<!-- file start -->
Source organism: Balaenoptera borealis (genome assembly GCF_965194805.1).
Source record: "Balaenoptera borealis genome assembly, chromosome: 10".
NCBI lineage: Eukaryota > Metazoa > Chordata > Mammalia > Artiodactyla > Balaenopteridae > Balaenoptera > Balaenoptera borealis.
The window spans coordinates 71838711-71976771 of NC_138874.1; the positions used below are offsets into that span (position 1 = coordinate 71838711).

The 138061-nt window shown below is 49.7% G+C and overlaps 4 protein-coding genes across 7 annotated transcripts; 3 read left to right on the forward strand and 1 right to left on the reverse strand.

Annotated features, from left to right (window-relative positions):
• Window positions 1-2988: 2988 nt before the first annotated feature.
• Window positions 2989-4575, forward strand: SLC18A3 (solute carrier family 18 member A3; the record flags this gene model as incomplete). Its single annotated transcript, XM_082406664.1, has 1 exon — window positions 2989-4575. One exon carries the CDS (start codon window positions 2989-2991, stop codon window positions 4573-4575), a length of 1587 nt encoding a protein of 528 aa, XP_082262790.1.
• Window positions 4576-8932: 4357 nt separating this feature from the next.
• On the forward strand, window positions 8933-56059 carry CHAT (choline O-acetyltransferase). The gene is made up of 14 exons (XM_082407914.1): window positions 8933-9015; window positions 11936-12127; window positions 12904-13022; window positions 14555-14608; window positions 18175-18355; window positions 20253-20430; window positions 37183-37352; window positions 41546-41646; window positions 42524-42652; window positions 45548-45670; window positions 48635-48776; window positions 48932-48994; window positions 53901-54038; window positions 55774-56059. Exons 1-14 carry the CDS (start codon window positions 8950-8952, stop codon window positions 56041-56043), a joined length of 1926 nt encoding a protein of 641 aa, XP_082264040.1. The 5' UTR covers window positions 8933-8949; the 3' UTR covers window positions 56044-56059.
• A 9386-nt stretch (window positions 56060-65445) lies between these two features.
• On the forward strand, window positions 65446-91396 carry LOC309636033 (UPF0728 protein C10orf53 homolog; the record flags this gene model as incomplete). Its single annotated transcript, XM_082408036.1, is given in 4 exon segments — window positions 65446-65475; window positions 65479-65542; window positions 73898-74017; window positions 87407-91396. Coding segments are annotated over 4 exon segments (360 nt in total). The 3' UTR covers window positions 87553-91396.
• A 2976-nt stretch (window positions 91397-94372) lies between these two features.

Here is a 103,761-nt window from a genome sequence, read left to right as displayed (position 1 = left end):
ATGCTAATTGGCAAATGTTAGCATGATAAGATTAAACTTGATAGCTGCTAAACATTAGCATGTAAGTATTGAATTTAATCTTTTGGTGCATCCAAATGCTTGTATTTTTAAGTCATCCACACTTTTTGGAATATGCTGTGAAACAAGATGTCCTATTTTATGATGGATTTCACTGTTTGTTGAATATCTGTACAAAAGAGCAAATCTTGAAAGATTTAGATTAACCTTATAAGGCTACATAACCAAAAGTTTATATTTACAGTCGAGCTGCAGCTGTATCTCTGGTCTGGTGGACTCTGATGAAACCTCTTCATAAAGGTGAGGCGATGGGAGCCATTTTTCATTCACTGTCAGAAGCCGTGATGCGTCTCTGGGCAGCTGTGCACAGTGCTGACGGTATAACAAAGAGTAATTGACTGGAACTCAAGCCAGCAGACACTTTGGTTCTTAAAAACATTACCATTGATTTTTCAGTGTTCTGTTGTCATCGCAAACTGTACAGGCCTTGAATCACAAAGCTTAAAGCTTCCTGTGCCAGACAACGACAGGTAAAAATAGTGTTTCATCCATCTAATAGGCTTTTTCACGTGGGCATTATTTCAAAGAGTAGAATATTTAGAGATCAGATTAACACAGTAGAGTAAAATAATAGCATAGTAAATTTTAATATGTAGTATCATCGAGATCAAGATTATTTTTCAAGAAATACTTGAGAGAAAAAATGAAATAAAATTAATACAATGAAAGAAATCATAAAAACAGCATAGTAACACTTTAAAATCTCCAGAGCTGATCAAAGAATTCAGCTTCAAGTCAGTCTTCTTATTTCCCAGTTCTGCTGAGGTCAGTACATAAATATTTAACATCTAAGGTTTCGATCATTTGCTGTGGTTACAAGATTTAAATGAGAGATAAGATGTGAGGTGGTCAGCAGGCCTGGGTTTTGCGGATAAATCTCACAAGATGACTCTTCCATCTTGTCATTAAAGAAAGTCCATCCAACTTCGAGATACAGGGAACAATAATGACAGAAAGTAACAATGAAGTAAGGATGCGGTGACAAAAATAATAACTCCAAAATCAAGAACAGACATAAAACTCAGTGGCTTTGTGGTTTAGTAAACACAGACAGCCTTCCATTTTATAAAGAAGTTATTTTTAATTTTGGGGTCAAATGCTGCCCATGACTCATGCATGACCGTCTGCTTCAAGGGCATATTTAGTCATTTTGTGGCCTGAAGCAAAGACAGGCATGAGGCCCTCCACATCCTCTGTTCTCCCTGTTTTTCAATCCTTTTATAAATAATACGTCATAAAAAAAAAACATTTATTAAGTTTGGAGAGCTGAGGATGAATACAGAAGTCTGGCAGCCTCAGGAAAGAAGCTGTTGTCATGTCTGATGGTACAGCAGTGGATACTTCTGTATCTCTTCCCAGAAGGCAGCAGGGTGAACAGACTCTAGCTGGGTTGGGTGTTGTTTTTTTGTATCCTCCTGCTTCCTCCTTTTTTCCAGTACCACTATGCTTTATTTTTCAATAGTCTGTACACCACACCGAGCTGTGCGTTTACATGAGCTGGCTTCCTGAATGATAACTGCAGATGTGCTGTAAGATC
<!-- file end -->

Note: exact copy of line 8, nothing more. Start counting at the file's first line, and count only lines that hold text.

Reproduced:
• Window positions 2989-4575, forward strand: SLC18A3 (solute carrier family 18 member A3; the record flags this gene model as incomplete). Its single annotated transcript, XM_082406664.1, has 1 exon — window positions 2989-4575. One exon carries the CDS (start codon window positions 2989-2991, stop codon window positions 4573-4575), a length of 1587 nt encoding a protein of 528 aa, XP_082262790.1.